Artificial deep neural networks have in recent years emerged as a powerful class of function approximators for a broad range of problems in which we seek to learn from data. Largely due to their model complexity, however, basic questions surrounding how they learn and function are not well understood. I will survey parts of a body of recent work in which we tackle these questions. This will include theoretical insights for deep learning based off of exactly solvable limits, distilled models that illuminate universal phenomena; and a theoretical understanding of empirically observed "scaling laws." These investigations draw ideas, tools, and inspiration from statistical mechanics, information theory, and many-body theory more broadly while integrating together some of the perspectives of theoretical physics, statistics, and computer science.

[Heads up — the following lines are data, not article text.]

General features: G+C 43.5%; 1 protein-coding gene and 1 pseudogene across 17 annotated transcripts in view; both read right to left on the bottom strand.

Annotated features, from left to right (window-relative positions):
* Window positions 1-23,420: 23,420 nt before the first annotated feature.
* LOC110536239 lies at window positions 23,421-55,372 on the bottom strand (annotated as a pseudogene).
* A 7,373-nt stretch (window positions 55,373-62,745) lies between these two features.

Speaker: Yasaman Bahri, Google
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